• Ideally you should have the part that calculates the difference, and the part that sets the content of the HTML element separated.
  • Use less magic numbers.
  • The first argument of a setInterval or a setTimeout should be a function, not a string (it isn't recommended for the same reasons eval is not recommended).

Here it is with those fixes and some more:

// No magic numbers...

const SECOND = 1000;
const MINUTE = 60 * SECOND;
const HOUR = 60 * MINUTE;
const DAY = 24 * HOUR;

/**
 * Calculates the difference between two timestamps, returns a quadruple with
 * the difference in days, hours, minutes and seconds.
 *
 * @param {number} future
 */
const timestampDiff =
    future =>
    /** @param {number} past */
    past =>
        [DAY, HOUR, MINUTE, SECOND].map((time, index, times) => {
            const diff = future - past;
            const previousTime = times[index - 1];

            return (
                Math.floor(diff / time) -
                (Math.floor(diff / previousTime) * (previousTime / time) || 0)
            );
        });

/**
 * Start timer and set the content of the element.
 *
 * @param {string} date
 */
const timer =
    date =>
    /** @param {HTMLElement} target */
    target => {
        const diff = timestampDiff(Date.parse(date));

        return setInterval(() => {
            const [days, hours, minutes, seconds] = diff(Date.now());

            // Ideally we should have targets for every element
            // to avoid updating the entire innerHTML of the container with
            // every tick.
            target.innerHTML = `
                <div>${days}<span>Days</span></div>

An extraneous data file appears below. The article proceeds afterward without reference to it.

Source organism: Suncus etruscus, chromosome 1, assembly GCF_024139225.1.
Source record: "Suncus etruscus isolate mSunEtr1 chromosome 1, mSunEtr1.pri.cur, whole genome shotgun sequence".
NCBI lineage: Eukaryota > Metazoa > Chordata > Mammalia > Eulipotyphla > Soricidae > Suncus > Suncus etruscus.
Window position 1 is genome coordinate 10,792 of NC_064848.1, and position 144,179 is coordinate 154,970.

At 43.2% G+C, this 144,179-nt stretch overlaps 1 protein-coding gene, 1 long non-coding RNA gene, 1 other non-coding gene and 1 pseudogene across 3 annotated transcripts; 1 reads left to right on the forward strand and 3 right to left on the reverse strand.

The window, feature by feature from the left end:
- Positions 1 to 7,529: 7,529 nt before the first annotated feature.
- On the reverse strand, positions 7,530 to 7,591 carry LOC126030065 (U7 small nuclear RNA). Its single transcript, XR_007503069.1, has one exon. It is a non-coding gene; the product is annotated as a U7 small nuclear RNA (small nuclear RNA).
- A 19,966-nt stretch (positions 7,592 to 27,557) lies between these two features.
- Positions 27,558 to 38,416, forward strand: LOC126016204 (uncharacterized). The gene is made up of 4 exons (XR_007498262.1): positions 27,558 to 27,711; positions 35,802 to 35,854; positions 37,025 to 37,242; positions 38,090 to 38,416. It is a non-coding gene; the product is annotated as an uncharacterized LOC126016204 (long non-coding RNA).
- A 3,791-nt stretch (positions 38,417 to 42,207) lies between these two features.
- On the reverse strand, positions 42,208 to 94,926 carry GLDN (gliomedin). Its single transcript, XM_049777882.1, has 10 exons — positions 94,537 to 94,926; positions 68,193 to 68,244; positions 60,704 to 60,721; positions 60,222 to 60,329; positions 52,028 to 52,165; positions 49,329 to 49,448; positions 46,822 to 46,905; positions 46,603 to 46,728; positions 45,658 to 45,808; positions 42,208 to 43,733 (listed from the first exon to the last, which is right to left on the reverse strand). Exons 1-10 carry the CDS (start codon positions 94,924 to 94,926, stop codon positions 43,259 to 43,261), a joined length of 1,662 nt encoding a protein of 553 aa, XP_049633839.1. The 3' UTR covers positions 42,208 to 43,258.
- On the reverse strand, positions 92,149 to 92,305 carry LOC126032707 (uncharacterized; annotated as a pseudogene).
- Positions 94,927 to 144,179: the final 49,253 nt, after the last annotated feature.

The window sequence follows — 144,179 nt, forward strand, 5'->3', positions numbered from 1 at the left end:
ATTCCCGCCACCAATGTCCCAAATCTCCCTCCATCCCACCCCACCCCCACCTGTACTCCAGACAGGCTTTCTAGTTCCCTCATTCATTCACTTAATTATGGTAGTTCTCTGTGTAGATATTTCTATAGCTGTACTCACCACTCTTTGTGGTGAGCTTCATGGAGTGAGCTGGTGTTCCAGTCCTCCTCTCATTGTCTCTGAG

<div>${hours}<span>Hours</span></div>
                <div>${minutes}<span>Minutes</span></div>
                <div>${seconds}<span>Seconds</span></div>
            `;
        }, SECOND);
    };

// We finally run it (and we save the interval return value if we wan to stop it later)
const interval = timer("jun 12, 2022 01:30:00")(document.querySelector("#timer"));
Enter fullscreen mode Exit fullscreen mode
Collapse
anubarak profile image
Robin Schambach • Edited

What's the purpose of returning a function by your timer function instead of using 2 arguments?

As for your other changes I wanted to explain the very same things and couldn't agree more. However in my opinion your syntax to start the timer kinda looks ugla to be to be honest. The same goes for timestampDiff seems only harder to read.

Collapse
lukeshiru profile image
LUKESHIRU • Edited
  • Functions returning functions is a technique called currying. The purpose is to reuse timestampDiff with the same future date but different starting dates if you want:
// Returns a function
const diff = timestampDiff(Date.parse("Aug 1, 2022, 10:00:00"));

// That we can reuse...
const diffWithNow = diff(DateNow());
const diffWithYesterday = diff(Date.parse("July 30, 2022, 10:00:00"));
Enter fullscreen mode Exit fullscreen mode

The same happens with timer, you can start the timer with any date compared to now, and then set as many elements as you want to have the same timer on it, not just one :D